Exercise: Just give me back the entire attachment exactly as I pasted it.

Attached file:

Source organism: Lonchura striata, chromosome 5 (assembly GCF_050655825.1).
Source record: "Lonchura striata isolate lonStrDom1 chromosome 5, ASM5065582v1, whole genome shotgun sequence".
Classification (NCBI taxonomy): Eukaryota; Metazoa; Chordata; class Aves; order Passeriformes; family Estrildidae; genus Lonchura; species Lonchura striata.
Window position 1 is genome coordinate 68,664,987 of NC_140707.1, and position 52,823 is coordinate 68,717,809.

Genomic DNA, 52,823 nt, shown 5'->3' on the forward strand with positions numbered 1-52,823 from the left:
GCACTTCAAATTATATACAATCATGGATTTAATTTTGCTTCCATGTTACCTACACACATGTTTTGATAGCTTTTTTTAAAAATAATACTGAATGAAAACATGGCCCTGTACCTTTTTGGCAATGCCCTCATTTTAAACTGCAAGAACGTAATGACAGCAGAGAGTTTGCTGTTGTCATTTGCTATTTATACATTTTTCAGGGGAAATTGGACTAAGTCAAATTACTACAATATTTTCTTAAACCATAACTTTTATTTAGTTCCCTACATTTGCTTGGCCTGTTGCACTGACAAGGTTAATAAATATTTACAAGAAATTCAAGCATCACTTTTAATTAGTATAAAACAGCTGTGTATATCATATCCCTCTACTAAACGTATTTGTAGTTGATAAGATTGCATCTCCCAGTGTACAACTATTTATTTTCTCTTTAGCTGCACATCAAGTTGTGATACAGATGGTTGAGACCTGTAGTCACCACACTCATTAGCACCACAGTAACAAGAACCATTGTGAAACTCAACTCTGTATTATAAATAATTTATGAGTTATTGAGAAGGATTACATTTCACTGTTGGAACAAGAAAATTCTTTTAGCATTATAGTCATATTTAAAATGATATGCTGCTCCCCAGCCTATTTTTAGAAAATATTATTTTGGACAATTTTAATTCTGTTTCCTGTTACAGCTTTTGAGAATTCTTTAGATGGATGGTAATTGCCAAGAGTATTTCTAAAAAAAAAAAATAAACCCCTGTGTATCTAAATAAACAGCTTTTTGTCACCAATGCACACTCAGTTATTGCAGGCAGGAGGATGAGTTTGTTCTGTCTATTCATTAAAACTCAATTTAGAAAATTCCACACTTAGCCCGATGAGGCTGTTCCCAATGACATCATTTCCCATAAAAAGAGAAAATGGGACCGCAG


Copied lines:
Source organism: Lonchura striata, chromosome 5 (assembly GCF_050655825.1).
Source record: "Lonchura striata isolate lonStrDom1 chromosome 5, ASM5065582v1, whole genome shotgun sequence".
Classification (NCBI taxonomy): Eukaryota; Metazoa; Chordata; class Aves; order Passeriformes; family Estrildidae; genus Lonchura; species Lonchura striata.
Window position 1 is genome coordinate 68,664,987 of NC_140707.1, and position 52,823 is coordinate 68,717,809.

Genomic DNA, 52,823 nt, shown 5'->3' on the forward strand with positions numbered 1-52,823 from the left:
GCACTTCAAATTATATACAATCATGGATTTAATTTTGCTTCCATGTTACCTACACACATGTTTTGATAGCTTTTTTTAAAAATAATACTGAATGAAAACATGGCCCTGTACCTTTTTGGCAATGCCCTCATTTTAAACTGCAAGAACGTAATGACAGCAGAGAGTTTGCTGTTGTCATTTGCTATTTATACATTTTTCAGGGGAAATTGGACTAAGTCAAATTACTACAATATTTTCTTAAACCATAACTTTTATTTAGTTCCCTACATTTGCTTGGCCTGTTGCACTGACAAGGTTAATAAATATTTACAAGAAATTCAAGCATCACTTTTAATTAGTATAAAACAGCTGTGTATATCATATCCCTCTACTAAACGTATTTGTAGTTGATAAGATTGCATCTCCCAGTGTACAACTATTTATTTTCTCTTTAGCTGCACATCAAGTTGTGATACAGATGGTTGAGACCTGTAGTCACCACACTCATTAGCACCACAGTAACAAGAACCATTGTGAAACTCAACTCTGTATTATAAATAATTTATGAGTTATTGAGAAGGATTACATTTCACTGTTGGAACAAGAAAATTCTTTTAGCATTATAGTCATATTTAAAATGATATGCTGCTCCCCAGCCTATTTTTAGAAAATATTATTTTGGACAATTTTAATTCTGTTTCCTGTTACAGCTTTTGAGAATTCTTTAGATGGATGGTAATTGCCAAGAGTATTTCTAAAAAAAAAAAATAAACCCCTGTGTATCTAAATAAACAGCTTTTTGTCACCAATGCACACTCAGTTATTGCAGGCAGGAGGATGAGTTTGTTCTGTCTATTCATTAAAACTCAATTTAGAAAATTCCACACTTAGCCCGATGAGGCTGTTCCCAATGACATCATTTCCCATAAAAAGAGAAAATGGGACCGCAG